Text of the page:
According to a new Pew Research poll (PDF) of registered voters in the upcoming congressional election, 45 percent are leaning Democratic while 44 percent are leaning Republican. This does not bode well for Democrats, since they need to have a significant lead in the generic ballot if they hope to hold onto their large majorities in the House and Senate. At the same time, these numbers also don’t point to a massive Republican wave. By comparison, at about this same time in 2006, Democrats led Republicans 50 percent to 39 percent.

The enthusiasm gap might be more important than the generic poll number. Pew, like almost every other pollster, has found Republicans far more engaged and excited about voting than Democrats. From Pew:

Republicans and conservatives continue [sic] express far greater interest in the election than do Democrats and liberals. More than half of Republicans (55%) say they have given a lot of thought to the election, compared with 37% of Democrats. Among Republican-leaning independents, 62% have given a lot of thought to the election; Democratic-leaning independents are much less engaged (29%). Among Republicans, conservatives are far more engaged than those who describe themselves as moderates or liberals (62% vs. 41%).

The poll also found engagement among young voters to be dismal. Pew found only 23 percent of voters under 30 to have “high campaign engagement.” That is less than half of the percentage of voters over 50 who have high engagement.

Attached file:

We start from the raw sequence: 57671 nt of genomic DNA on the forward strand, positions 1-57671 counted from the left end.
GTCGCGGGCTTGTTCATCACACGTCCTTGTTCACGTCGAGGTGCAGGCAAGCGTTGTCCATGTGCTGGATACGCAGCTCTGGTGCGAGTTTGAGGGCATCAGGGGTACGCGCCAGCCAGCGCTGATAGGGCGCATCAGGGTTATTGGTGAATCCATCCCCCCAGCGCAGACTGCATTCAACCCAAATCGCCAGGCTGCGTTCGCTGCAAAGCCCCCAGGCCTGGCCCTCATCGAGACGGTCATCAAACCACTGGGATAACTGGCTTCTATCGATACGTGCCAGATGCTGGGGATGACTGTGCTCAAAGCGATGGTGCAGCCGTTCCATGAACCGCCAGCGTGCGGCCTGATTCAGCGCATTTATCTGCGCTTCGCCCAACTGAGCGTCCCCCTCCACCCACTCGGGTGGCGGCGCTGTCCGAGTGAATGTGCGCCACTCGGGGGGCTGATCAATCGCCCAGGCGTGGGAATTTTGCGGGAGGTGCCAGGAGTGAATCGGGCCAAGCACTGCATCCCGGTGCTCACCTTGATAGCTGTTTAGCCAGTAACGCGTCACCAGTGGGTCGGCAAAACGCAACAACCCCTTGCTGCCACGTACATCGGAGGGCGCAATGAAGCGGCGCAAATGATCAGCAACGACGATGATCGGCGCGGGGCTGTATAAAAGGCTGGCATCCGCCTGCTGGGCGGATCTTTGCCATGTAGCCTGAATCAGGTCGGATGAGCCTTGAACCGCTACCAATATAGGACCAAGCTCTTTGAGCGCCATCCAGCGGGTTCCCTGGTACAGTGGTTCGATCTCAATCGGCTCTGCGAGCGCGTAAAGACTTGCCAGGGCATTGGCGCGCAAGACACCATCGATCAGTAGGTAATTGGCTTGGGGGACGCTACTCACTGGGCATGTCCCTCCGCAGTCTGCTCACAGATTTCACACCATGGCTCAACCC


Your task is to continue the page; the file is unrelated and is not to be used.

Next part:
As a young person who is deeply involved in politics, I find this very disappointing. I know the importance of politics, and while I understand why many young people are tuning it out, this is still an unfortunate development. However, there is one small silver lining for me personally because I love good political data and care about the issue of marijuana legalization.

Since youth engagement and turnout is likely going to be very low across the country, it will be easier to determine if having Prop 19 to legalize, regulate, and tax marijuana on the ballot results in increased engagement and turnout among young voters in California. Neither Democrat Jerry Brown nor Republican Meg Whitman seems to have the ability to fire up young voters for the gubernatorial race. If youth turnout in California significantly exceeds the levels in other states, it would be logical to conclude that having marijuana legalization on the ballot was responsible.